Fort Ross Conservancy funds a diverse range of projects to ensure both the biodiversity and the cultural heritage of our parks are preserved. This document lists just a few of our projects and collaborations.
Coastal Prairie Restoration for Behren’s Silverspot Butterfly
The Behren’s Silverspot Butterfly (Speyeria zerene behrensii), which lives in coastal Sonoma and Mendocino counties, was listed as an endangered species in 1997. With funding from the Disney Conservation Fund (DCF), Fort Ross Conservancy and California State Parks have partnered with Florida University and U.S. Fish and Wildlife Service (USFWS) to improve coastal prairie habitat and expand the butterfly’s Viola adunca host plant with the goal of improving habitat needed for the butterfly to survive. Improving the health of native coastal prairie species is essential to growing the maintain and grow their habitat.
The Fort Ross Chapel
In 2018, Fort Ross Conservancy, the Russian Geographical Society, the Russian Orthodox Church, and the Russian Ministry of Foreign Affairs initiated a research project which was generously underwritten by Ferring Pharmaceuticals to discover as much about the Chapel as historical evidence makes possible. Another important part of the research question was to prove the existence of a bell or bells in the belfry and if possible to find the whereabouts of Fort Ross’ missing bell(s). The multinational research, led by Igor Polishchuk, examined available archival materials of the Russian American Company and the Russian Orthodox Church in Alaska which warrants renovations to the existing Fort Ross Chapel to better reflect its historic record. Some of the research findings include:
The Chapel was erected in August 1824 by members of the shipbuilding crew, led by Vasily Grudinin, a peasant from Irkutsk, that completed the construction of the 200-ton brig Kyakhta, the last major ship built at Fort Ross;
- A partial list of building materials available to Fort Ross at the time of Chapel construction;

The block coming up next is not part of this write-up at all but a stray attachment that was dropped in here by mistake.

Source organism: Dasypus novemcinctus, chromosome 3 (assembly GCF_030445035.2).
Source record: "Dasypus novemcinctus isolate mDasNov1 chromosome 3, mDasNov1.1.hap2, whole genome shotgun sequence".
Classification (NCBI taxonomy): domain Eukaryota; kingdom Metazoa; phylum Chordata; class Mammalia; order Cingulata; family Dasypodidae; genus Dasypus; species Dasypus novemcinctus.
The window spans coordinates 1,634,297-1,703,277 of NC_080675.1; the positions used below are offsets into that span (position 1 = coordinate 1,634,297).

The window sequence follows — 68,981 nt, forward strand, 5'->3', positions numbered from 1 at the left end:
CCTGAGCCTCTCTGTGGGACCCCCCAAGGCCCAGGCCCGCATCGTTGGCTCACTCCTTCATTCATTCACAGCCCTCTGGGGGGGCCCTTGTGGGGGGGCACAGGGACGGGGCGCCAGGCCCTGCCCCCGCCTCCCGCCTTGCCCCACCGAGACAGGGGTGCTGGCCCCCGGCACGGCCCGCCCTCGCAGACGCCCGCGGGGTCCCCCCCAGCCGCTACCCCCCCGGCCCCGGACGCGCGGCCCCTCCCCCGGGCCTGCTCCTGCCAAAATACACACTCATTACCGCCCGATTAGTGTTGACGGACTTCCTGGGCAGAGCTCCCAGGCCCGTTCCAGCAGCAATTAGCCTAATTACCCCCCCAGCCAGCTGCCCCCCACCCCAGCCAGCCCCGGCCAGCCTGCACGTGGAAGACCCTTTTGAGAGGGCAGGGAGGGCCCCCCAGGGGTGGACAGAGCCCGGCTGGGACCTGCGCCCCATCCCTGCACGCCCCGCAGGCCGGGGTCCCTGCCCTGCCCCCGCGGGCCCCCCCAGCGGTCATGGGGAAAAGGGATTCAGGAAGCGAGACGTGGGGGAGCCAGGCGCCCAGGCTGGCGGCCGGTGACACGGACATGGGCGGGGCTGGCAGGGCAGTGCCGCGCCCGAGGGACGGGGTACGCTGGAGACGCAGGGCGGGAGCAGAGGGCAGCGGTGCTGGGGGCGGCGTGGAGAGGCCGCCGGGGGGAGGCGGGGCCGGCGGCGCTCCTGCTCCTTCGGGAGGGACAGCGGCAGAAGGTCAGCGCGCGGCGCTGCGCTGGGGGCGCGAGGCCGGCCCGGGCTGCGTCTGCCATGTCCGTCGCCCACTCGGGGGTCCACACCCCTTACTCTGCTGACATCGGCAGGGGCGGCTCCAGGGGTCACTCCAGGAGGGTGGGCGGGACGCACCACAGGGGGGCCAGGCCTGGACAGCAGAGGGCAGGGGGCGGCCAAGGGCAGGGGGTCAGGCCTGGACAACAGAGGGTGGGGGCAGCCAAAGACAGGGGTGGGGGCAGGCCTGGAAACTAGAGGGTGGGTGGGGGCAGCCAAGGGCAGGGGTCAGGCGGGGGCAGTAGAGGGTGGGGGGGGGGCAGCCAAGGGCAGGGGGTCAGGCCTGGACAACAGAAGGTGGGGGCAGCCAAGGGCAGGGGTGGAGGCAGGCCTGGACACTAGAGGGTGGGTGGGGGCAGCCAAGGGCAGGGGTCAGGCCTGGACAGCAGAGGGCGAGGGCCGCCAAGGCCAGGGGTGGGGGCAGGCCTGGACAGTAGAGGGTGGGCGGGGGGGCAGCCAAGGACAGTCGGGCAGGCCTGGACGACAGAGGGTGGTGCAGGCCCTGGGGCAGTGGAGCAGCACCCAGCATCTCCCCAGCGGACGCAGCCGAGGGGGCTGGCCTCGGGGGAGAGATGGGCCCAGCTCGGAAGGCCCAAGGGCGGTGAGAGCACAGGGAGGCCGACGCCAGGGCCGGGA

- Detailed ‘Construction Manual’ of the 19th century pertaining to erecting fortresses;
- A partial list of 30 people who, with high probability, were involved in constructing the first Orthodox Chapel south of Alaska. The Kashia and other Native Americans working at Ross were not acknowledged in the Company’s papers, even though, without a doubt, they would also have participated in the lion’s share of the work;
- The (re)discovery of a set of bells, that author argues belonged to Fort Ross;
- Evidence that the Chapel could have been rebuild during the Russian Period.
California State Parks’ Cultural Resources Division reviewed the report, and noted that the study provides “sufficient information to support the need to make changes to the chapel’s design to better reflect a more authentic reconstruction that will support the overall historic integrity of the National Historic Landmark.” The supported recommendations include:
- Opening up the bell tower as depicted in historic renderings and as recommended;
Returning bell(s) to the tower;
Painting the copulas’ roofs green;
Raising the interior ceiling to documented height to accommodate the iconostasis;
Placing iconostasis as described by historic documentation;
Addressing termite damage, rot, failing wood, and other related maintenance needs.
The Rotchev House
The Rotchev House, a National Historic Landmark, is unique and nationally significant because it is one of only four surviving buildings built in the Russian-American colonial period, and the only surviving Russian-built structure outside of Alaska.
FRC has received funding to both preserve and interpret the Rotchev House from:
The Sonoma County Landmarks Commission which funded the initial conference of expert advisors, the preparation of a furnishing plan, and crucial preservation – the replacement of all of the decayed doors and windows with handcrafted historically accurate reproductions.
California State Parks Cultural Stewardship Grant funds were allocated for analysis of original wooden elements and finishes, conservation of original logs, upgrading the electrical system, and stabilization of the fireplace.
The California Cultural and Historical Endowment supported the preparation of the building for exhibits, as well as the first steps of the exhibition – the installation of security and environmental measures, the construction of historic replica interior doors, and the installation of historic painted sailcloth wall coverings.
The federal Institute of Museum and Library Services supported the research, architectural plans, translation and publication services, and advisor meetings essential to prepare the exhibit.
The National Endowment for the Humanities supported the historical research on which the exhibit is based, the construction of the exhibit displays, and the publication of exhibit information.
Renova Fort Ross Foundation funded the installation of a new roof to better protect this important building.